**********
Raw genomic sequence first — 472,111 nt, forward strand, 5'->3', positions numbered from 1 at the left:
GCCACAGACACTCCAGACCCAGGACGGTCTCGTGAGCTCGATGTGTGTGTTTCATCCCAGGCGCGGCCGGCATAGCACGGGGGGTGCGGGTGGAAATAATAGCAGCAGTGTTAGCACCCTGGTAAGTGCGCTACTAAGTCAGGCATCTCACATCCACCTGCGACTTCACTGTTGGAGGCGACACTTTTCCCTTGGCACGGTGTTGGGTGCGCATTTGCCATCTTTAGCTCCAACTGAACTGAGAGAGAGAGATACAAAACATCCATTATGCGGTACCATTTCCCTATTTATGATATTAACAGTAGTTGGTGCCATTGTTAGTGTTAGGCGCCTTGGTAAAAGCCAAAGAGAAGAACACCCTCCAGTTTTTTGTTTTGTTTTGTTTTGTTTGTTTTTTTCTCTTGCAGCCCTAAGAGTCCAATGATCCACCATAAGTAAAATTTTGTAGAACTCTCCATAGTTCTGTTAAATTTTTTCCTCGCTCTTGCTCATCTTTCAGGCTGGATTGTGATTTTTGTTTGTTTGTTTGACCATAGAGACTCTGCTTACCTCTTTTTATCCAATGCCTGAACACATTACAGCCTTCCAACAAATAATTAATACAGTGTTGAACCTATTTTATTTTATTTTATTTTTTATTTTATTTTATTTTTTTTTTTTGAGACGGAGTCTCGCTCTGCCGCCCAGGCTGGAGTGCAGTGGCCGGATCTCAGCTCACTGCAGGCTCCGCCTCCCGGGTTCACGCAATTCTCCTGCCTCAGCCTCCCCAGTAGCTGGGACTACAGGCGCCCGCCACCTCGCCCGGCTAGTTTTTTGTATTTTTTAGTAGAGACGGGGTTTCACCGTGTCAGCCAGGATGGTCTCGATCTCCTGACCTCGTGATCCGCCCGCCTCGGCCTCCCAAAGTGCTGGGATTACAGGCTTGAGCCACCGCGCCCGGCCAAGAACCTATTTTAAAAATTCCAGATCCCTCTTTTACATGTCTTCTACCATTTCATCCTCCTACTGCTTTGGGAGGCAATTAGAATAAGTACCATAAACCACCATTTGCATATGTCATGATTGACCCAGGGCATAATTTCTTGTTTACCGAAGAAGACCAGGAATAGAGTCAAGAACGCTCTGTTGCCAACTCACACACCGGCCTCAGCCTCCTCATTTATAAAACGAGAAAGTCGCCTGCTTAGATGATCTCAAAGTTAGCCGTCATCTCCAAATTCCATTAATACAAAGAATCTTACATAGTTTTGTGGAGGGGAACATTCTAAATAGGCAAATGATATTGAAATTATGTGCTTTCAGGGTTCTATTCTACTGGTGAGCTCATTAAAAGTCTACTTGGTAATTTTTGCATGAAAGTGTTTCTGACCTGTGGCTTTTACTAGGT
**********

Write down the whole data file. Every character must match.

Raw genomic sequence first — 472,111 nt, forward strand, 5'->3', positions numbered from 1 at the left:
GCCACAGACACTCCAGACCCAGGACGGTCTCGTGAGCTCGATGTGTGTGTTTCATCCCAGGCGCGGCCGGCATAGCACGGGGGGTGCGGGTGGAAATAATAGCAGCAGTGTTAGCACCCTGGTAAGTGCGCTACTAAGTCAGGCATCTCACATCCACCTGCGACTTCACTGTTGGAGGCGACACTTTTCCCTTGGCACGGTGTTGGGTGCGCATTTGCCATCTTTAGCTCCAACTGAACTGAGAGAGAGAGATACAAAACATCCATTATGCGGTACCATTTCCCTATTTATGATATTAACAGTAGTTGGTGCCATTGTTAGTGTTAGGCGCCTTGGTAAAAGCCAAAGAGAAGAACACCCTCCAGTTTTTTGTTTTGTTTTGTTTTGTTTGTTTTTTTCTCTTGCAGCCCTAAGAGTCCAATGATCCACCATAAGTAAAATTTTGTAGAACTCTCCATAGTTCTGTTAAATTTTTTCCTCGCTCTTGCTCATCTTTCAGGCTGGATTGTGATTTTTGTTTGTTTGTTTGACCATAGAGACTCTGCTTACCTCTTTTTATCCAATGCCTGAACACATTACAGCCTTCCAACAAATAATTAATACAGTGTTGAACCTATTTTATTTTATTTTATTTTTTATTTTATTTTATTTTTTTTTTTTGAGACGGAGTCTCGCTCTGCCGCCCAGGCTGGAGTGCAGTGGCCGGATCTCAGCTCACTGCAGGCTCCGCCTCCCGGGTTCACGCAATTCTCCTGCCTCAGCCTCCCCAGTAGCTGGGACTACAGGCGCCCGCCACCTCGCCCGGCTAGTTTTTTGTATTTTTTAGTAGAGACGGGGTTTCACCGTGTCAGCCAGGATGGTCTCGATCTCCTGACCTCGTGATCCGCCCGCCTCGGCCTCCCAAAGTGCTGGGATTACAGGCTTGAGCCACCGCGCCCGGCCAAGAACCTATTTTAAAAATTCCAGATCCCTCTTTTACATGTCTTCTACCATTTCATCCTCCTACTGCTTTGGGAGGCAATTAGAATAAGTACCATAAACCACCATTTGCATATGTCATGATTGACCCAGGGCATAATTTCTTGTTTACCGAAGAAGACCAGGAATAGAGTCAAGAACGCTCTGTTGCCAACTCACACACCGGCCTCAGCCTCCTCATTTATAAAACGAGAAAGTCGCCTGCTTAGATGATCTCAAAGTTAGCCGTCATCTCCAAATTCCATTAATACAAAGAATCTTACATAGTTTTGTGGAGGGGAACATTCTAAATAGGCAAATGATATTGAAATTATGTGCTTTCAGGGTTCTATTCTACTGGTGAGCTCATTAAAAGTCTACTTGGTAATTTTTGCATGAAAGTGTTTCTGACCTGTGGCTTTTACTAGGT